A meaningful life, on the other hand, was associated with being a “giver.” The participants in this category derived meaning from sacrifices. They actively looked for meaning in their activities, even when they knew the action might decrease their happiness or require them to give something up for themselves. Examples might be a parent who takes time to care for their children, a person who buys a present for a friend to cheer her up, or a spouse who offers to help around the house.

Finding meaning can even involve extreme sacrifices, such as the one made by the Jewish psychiatrist and neurologist Viktor Frankl in Vienna in September 1942. Read about his fascinating story and more about the research in this article from The Atlantic called “There’s more to life than being happy.” Frankl, who survived the Nazi concentration camps, later wrote the best-selling book Man’s Search for Meaning. After working on suicide prevention for teens earlier in his career, he helped two suicidal inmates in the camps find meaning for their lives and gave them something to live for. Don’t we all need something to live for?

“Happiness cannot be pursued; it must ensue. One must have a reason to ‘be happy,’” wrote Frankl. He also wrote the enduring words: “Being human always points, and is directed, to something or someone, other than oneself—be it a meaning to fulfill or another human being to encounter. The more one forgets himself—by giving himself to a cause to serve or another person to love—the more human he is.”

This last quote brings me to the point of this post. To find meaning in life and certainly in our marriages, we need to direct our attention away from our desire for happiness of the moment and toward others. By loving our spouse and family more fully, we can find greater fulfillment and satisfaction.

Researchers say happy people derive joy from receiving benefits from others, while people leading more meaningful lives derive a great deal of joy from giving to others.

Why is finding a deeper meaning for your life and marriage more important than seeking happiness for your family? Because it affects every choice you will make.  When one spouse reaches a turning point in their life, such as a mid-life crisis, someone focused on personal happiness might assess what they are getting from others and who is making them happy. They may say things like “life is short” and “you only live once” to justify behavior focused on personal pleasure. On the contrary, someone focused on meaning might assess what memories and values they are giving to their loved ones and how they have improved the lives of others. They will wonder what legacy they are leaving and how they can strengthen that legacy.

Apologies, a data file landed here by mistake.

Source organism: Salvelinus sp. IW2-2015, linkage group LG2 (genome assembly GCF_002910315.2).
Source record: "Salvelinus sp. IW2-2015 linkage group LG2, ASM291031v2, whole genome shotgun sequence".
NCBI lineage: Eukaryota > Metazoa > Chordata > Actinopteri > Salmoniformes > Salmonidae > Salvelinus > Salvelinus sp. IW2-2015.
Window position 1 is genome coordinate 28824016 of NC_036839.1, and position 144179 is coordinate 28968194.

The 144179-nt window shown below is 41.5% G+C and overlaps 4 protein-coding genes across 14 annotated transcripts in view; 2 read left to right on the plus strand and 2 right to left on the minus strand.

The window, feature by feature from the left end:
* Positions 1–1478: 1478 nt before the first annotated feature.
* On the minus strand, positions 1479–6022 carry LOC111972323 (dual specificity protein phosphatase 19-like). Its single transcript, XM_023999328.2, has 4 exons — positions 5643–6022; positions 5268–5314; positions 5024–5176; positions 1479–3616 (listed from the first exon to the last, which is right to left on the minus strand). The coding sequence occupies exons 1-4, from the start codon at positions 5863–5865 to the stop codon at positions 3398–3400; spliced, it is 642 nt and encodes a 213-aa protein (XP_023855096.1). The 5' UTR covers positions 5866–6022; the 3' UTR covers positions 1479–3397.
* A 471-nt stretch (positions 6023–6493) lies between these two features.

The idea that we are responsible for something greater than ourselves is contrary to the value of freedom above all.  Are these values at odds in your mind?

Please share how you find meaning in your life and in your marriage.

If you are interested in more on this topic, here are other happiness-related posts:

Is your family seeking pleasure, happiness, or joy?

Happiness comes before success in life, not after

The formula for unhappiness is revealed

Are too many choices leading to unhappiness?

Lori Lowe is the author of First Kiss to Lasting Bliss: Hope & Inspiration for Your Marriage. It tells the inspiring, true stories of couples who used adversity to improve their marriages–from overcoming drug addiction to cancer, infidelity, religious differences, family interference and infertility, among many others. It’s available at Amazon.com and in all e-book formats at www.LoriDLowe.com.

Focusing on What’s Missing in Life Can Cause You to Miss What’s There

Happy Life, Happy Marriage Series

If you’re looking at a tiled ceiling or floor and one tile is missing, your eye will be drawn to that missing tile, and you’ll continue to focus on that missing tile rather than the rest of the tiles. Dennis Prager calls this the “Missing Tile Syndrome” and says it explains why many of us focus on what is missing in our lives instead of what we have. This tendency causes us much unhappiness. Let me explain.

The problem is that in life, we will always have something missing, and even when we don’t, we may imagine a more perfect and complete life.

Sometimes a lack in ourselves may focus on what others have that we don’t. If we want a flat stomach, we notice people with flat stomachs. If we want perfect hair or radiant skin, we notice others with perfect hair or radiant skin. If we want fancy clothes, we notice others with fancy clothes. If we want to become pregnant, we see pregnant bellies everywhere. But we are creating our own unhappiness by focusing on what others have that we do not.